The University of Cape Town’s (UCT) Department of Medicine honoured Emeritus Professor Solomon “Solly” Benatar with a symposium on Thursday, 10 March, as a belated celebration of his 80th birthday.
A small group – including Emeritus Professor Benatar and his family – attended the hybrid event at UCT’s Neuroscience Institute, while the remainder of the audience joined online.
According to the deputy head of the Department of Medicine at UCT and Groote Schuur Hospital (GSH), Professor Graeme Meintjes, the aim of the symposium was not only to reflect on the outstanding contributions Benatar has made to the university and medical profession, but also to provide context for those contributions.
“The programme has been designed to mirror the academic journey that Professor Benatar has taken through his career, from clinical medicine [to] respiratory medicine, bioethics, human rights, healthcare systems and health disparities, and global health issues.
“However, the objective of today’s symposium is not merely to reflect on Professor Benatar’s contributions but [also] to provide historical and contemporary perspectives on each of the academic fields to which he has contributed in his scholarly work,” said Professor Meintjes.
Kindness, bravery and moral fortitude
Benatar, who was born on 6 February 1942, held many prestigious positions throughout his extensive career. During his tenure at UCT, he was the head of the Department of Medicine from 1980 to 1999 and chief physician at Groote Schuur Hospital from 1980 to 2007. He was also the founding director of the UCT Bioethics Centre (1992 to 2012).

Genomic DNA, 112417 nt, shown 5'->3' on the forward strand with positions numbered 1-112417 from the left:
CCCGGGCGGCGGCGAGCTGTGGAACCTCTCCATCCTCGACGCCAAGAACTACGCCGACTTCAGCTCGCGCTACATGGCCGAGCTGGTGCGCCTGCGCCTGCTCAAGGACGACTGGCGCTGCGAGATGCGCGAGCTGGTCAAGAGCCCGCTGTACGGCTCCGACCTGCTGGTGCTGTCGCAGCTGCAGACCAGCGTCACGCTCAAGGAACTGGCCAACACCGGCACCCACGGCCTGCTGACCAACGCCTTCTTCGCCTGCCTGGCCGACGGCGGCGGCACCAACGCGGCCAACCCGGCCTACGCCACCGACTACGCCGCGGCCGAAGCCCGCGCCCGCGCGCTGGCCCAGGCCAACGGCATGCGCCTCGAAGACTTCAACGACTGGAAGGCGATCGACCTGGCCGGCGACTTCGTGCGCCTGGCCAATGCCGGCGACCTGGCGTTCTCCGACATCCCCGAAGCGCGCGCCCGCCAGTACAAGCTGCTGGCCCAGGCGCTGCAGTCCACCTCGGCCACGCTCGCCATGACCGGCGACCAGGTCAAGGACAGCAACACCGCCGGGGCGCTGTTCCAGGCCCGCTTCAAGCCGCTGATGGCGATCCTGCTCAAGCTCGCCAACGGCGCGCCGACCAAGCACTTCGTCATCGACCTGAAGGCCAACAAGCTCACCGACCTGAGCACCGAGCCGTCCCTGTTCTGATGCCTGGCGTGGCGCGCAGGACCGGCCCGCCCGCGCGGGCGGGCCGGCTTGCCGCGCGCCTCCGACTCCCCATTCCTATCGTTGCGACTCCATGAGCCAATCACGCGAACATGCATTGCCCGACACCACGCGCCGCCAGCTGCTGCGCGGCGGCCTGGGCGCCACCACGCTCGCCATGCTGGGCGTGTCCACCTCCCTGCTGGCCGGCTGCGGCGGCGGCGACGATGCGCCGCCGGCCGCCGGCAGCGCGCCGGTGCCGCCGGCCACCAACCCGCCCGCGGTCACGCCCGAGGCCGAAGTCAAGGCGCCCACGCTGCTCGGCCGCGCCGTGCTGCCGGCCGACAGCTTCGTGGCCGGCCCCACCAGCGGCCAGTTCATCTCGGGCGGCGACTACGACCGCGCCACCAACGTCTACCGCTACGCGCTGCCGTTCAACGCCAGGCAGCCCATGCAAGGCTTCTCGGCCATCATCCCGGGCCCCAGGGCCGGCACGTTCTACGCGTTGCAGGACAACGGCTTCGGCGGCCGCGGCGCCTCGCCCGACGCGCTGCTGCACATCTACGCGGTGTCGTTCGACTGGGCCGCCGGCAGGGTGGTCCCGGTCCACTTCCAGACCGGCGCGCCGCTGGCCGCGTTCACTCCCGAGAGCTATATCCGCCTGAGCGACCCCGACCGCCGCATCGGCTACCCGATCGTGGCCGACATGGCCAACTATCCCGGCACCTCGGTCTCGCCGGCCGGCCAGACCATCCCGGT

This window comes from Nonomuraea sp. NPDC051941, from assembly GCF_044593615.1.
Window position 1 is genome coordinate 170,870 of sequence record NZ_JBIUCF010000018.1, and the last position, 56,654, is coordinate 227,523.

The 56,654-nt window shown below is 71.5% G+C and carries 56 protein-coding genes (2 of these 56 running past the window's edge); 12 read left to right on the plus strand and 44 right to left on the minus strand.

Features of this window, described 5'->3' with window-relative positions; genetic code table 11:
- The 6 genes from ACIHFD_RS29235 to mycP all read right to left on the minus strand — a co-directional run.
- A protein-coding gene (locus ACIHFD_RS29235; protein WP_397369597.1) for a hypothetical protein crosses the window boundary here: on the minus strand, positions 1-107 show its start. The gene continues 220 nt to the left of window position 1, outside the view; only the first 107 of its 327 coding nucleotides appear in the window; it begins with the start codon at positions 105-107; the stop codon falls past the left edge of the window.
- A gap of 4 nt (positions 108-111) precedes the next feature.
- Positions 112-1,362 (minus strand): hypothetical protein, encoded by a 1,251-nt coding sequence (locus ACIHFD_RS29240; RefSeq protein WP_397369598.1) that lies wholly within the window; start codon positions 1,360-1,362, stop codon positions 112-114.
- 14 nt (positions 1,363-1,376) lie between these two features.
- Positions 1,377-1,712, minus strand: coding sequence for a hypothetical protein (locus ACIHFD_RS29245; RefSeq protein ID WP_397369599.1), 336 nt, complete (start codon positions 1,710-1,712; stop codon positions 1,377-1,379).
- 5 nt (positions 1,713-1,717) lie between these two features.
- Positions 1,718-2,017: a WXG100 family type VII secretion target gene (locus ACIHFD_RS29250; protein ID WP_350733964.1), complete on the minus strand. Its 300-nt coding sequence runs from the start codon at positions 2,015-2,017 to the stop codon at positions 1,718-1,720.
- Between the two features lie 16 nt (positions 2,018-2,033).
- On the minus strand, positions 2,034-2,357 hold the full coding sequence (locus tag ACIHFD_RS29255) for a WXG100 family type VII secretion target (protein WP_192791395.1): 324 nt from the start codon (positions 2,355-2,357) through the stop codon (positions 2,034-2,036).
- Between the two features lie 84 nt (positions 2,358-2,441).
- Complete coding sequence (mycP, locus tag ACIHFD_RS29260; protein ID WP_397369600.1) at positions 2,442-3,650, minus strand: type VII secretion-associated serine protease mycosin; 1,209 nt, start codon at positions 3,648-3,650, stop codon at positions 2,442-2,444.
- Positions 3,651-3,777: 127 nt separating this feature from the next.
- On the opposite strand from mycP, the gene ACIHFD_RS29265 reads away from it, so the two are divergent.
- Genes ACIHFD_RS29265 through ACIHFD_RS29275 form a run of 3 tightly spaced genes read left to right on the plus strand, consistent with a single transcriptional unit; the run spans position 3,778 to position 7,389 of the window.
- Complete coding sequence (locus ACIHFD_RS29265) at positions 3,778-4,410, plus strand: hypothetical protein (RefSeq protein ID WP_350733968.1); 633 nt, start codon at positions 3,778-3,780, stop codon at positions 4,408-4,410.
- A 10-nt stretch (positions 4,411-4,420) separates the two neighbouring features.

In addition to this, Benatar was the president of the International Association of Bioethics (2001 to 2003) and a professor at the University of Toronto’s Dalla Lana School of Public Health (2008 to 2012).
The three-hour programme followed the path of Benatar’s career – from his time focusing on clinical and mentor work, pulmonology, the development of bioethics and overcoming persistent health disparities in South Africa to his international research of health ethics and the political economy of global and planetary health.
What was clear from the outset was how much of an impact Benatar had throughout his career, both as a colleague and a mentor. “I really want to emphasise that, in terms of the standing within our communities, the university, our country and the world, our department owes much to Solly’s contributions in his many roles,” said Meintjes.
Elaborating on this, the chair and head of the Department of Medicine, Professor Ntobeko Ntusi, traced the path of Benatar’s career, noting how the then head of Medicine at UCT and GSH was able to enact a course correction for a department that was in turmoil.
“Many remember him for his bravery and moral fortitude, his unsurpassed intellect and ever-present clarity of thought and speech.”
“Solly became the fifth chair and head of department at UCT and GSH in 1980. He inherited a department that faced challenges like frequent political boycotts and the ongoing flight of experienced staff into the private sector or overseas. Despite this, Solly managed to stabilise and grow the Department of Medicine during his tenure,” noted Professor Ntusi.
The ability to overcome challenges that may have been insurmountable for others, Ntusi said, was down to Benatar’s strength of character – something that many who worked with and for him could attest to.